About the series
As one of Toronto's top business law firms, Gowling WLG is comprised of a diverse and highly experienced team that provides clients with insightful advice, valuable counsel and trusted representation across a variety of key industries, including energy, financial services, infrastructure, mining, manufacturing, technology and life sciences.
In this series, you will meet a number of practitioners in our Toronto office who have helped their clients overcome a variety of complex legal obstacles. In addition, you will also have the chance to hear more about how these professionals began their careers, the challenges and opportunities they have experienced along the way, and what insight they can bring during these unprecedented times.
Meet Natalie Rizkalla-Kamel
Partner Natalie Rizkalla-Kamel possesses a breadth of experience in all aspects of intellectual property (IP) law, and is recognized as a leading IP practitioner by Best Lawyers in Canada, Legal 500 Canada, Canadian Legal Lexpert Directory and World Intellectual Property Review Leaders. Natalie shares her story about how she became an IP lawyer and the importance of building a relationship with her clients to become a "trusted adviser."
Dan: Today I have the pleasure of introducing my friend Natalie Rizkalla-Kamel, IP lawyer and partner at Gowling WLG, welcome Natalie.
Natalie: Thank you Dan.
Dan: Many people may not know this but you're actually an engineer so why did you choose to become an IP lawyer?
Natalie: I had always wanted to be a lawyer since I was 12 years old but with my middle eastern background, it was almost a cultural expectation that you become a doctor or an engineer, so engineering is where I ended up because I had a love for math and physics and I was good at it. But when I started working as an engineer for a couple of years, I realized that it was not what I saw myself doing for the rest of my career. I think the turning point was the day I was hanging off a bridge on the 401 doing some rehabilitation work, I made a pretty quick decision that I wasn't going to continue being an engineer so I decided to change course and go back to the original plan of being a lawyer.
Dan: You're a trusted advisor to many of our clients can you share your insight on how best we can help our clients?
Natalie: I have found that spending time to get to know my clients, both on a professional and personal level, their business and their overall interests and really listening to them, many times off the clock, is really the only way you could be a trusted advisor. It's really like any good relationship and no two clients are the same. They can have the exact same legal issue and you can only advise them properly if you truly understand their overall business strategy.
Dan: You know, you're recognized as an expert in cannabis branding so how do you foresee the future of cannabis and branding?
Natalie: As many people know there are so many restrictions in Canada to what you can do by way of advertising and promotion of cannabis and cannabis accessories and cannabis related services. So for example, you can't market your cannabis in a manner that is believed to be appealing to young people, you can't use testimonials or endorsements. Those are just a few examples and because of these restrictions it's very difficult for cannabis companies to develop brand loyalty and recognition of their products in Canada. Unless the regulators relax restrictions and start to trust the industry more and more over time I predict that we will continue to see many Canadian companies focus more on international markets.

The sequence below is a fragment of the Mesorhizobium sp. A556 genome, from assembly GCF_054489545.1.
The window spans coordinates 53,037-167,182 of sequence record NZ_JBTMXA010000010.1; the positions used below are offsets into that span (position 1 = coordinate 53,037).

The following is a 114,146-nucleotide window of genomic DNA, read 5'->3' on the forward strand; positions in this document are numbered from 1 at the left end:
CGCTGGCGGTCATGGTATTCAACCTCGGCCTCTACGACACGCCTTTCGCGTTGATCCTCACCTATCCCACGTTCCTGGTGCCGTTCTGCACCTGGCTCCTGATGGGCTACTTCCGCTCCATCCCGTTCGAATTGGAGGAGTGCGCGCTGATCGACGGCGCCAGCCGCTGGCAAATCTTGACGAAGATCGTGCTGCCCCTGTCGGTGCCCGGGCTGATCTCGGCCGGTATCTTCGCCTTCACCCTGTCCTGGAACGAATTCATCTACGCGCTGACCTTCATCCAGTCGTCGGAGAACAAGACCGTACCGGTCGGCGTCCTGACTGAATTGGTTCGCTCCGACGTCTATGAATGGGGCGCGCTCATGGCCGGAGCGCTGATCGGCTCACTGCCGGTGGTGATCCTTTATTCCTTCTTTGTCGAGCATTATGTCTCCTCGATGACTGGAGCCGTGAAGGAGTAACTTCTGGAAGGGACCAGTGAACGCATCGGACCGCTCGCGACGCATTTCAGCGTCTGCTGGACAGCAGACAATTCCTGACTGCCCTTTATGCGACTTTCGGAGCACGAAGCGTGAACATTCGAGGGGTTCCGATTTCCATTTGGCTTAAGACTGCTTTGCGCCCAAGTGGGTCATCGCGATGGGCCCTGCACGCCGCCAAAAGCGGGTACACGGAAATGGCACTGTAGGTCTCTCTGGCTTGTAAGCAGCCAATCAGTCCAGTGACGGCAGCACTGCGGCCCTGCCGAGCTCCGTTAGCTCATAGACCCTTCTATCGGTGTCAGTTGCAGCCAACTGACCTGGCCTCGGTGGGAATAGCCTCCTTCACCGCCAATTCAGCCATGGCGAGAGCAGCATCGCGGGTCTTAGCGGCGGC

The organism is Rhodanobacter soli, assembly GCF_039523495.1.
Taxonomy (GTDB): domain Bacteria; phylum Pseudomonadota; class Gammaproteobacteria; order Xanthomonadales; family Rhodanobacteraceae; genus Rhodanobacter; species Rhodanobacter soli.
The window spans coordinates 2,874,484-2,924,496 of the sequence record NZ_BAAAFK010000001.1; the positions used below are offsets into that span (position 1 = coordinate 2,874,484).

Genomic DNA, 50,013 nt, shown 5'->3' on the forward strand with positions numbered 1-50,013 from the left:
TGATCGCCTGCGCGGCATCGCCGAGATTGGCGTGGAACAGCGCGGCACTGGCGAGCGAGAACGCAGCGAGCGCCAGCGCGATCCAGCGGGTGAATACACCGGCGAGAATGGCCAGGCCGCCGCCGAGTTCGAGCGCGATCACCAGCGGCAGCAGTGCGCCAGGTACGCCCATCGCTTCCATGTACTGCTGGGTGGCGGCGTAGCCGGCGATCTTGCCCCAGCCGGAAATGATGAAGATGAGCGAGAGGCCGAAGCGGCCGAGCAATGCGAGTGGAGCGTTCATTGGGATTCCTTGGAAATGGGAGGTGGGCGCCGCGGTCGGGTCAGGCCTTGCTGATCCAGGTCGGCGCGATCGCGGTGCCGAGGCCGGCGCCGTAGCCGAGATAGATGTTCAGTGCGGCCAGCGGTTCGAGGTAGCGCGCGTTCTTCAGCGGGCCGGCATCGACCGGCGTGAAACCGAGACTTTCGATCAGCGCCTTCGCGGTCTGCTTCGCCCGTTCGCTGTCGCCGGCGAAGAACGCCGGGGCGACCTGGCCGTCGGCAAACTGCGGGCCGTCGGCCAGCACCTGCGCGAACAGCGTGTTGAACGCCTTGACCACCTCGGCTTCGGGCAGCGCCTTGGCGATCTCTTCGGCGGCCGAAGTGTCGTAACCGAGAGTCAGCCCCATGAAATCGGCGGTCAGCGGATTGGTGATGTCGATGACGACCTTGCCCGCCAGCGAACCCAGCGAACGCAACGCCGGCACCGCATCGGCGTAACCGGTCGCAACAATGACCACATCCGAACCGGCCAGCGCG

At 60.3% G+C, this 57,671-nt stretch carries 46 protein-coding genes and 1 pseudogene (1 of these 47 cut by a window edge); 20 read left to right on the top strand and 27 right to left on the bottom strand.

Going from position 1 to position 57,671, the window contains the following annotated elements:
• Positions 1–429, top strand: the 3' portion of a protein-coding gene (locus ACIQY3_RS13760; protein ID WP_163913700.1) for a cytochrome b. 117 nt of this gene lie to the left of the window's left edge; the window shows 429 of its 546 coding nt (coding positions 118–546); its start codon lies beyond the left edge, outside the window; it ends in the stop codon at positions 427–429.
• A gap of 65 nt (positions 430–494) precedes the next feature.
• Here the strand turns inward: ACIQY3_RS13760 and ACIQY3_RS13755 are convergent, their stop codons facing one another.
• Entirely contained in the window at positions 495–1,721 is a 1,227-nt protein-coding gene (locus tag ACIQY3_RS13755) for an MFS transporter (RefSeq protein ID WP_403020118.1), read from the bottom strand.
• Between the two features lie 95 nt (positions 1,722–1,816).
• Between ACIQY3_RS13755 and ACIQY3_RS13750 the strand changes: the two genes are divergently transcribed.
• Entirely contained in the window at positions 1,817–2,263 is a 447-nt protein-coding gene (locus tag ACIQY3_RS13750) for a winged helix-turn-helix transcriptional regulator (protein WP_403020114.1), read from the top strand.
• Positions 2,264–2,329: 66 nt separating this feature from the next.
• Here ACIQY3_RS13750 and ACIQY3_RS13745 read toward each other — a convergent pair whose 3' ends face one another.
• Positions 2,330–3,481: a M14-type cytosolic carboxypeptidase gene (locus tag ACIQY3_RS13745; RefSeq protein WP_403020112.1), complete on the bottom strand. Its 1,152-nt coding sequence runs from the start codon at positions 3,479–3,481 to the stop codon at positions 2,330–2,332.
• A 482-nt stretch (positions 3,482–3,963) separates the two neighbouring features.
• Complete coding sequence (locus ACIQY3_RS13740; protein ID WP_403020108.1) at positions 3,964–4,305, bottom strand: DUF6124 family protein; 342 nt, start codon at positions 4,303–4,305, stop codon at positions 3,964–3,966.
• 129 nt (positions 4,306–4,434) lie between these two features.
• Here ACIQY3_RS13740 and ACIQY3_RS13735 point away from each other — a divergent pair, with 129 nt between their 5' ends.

Dan: So Natalie how has your practice changed since you started practicing in the IP area it's changed a lot.
Natalie: I actually started in pharmaceutical patent litigation I think like you and then switched into general IP litigation where my practice focused on general patent trademark and copyright litigation after a few more years. I then became interested and started working on the branding side of ip and I developed a practice in trademark prosecution and eventually global trademark portfolio management. I did find that each step built into the next and understanding and practicing as a trademark litigator for many years really complements the advice I can provide for my trademark prosecution matters. i'm able to foresee what's coming and based on experience I can provide the right advice to my clients i'm also able to assist my trademark prosecution clients with a maintenance and enforcement strategy.
Dan: From day one do you have a pretty keen focus on innovation in your practice could you tell us a little bit more about this?
Natalie: During the pandemic I had the opportunity to onboard a large global trademark portfolio for a new ip client and one that strongly believes in increasing efficiencies through innovative solutions I worked with our innovation team at Gowling WLG to develop a cloud-based customized extranet platform for them which is quite unique in its capabilities of allowing this client to provide instructions get an up-to-date status of all their matters access all the relevant documents and create their own up-to-date reports all directly through the platform.
Dan: You're a mentor to many of our associates and students but what role did mentorship play in your career?
Natalie: It's played a big role i've been really fortunate at Gowling WLG to have great formal and informal mentors along the way I do take my role as a mentor at the firm very seriously. As a diverse woman in intellectual property, which is still very male dominated, I do take a particular interest in mentoring and providing opportunities where I can for female lawyers, both inside the firm and outside the firm, to ensure everyone has equitable opportunities to succeed.
Dan: Thank you and it was really great to see you today and thanks for sharing your insights.
Natalie: Thanks Dan
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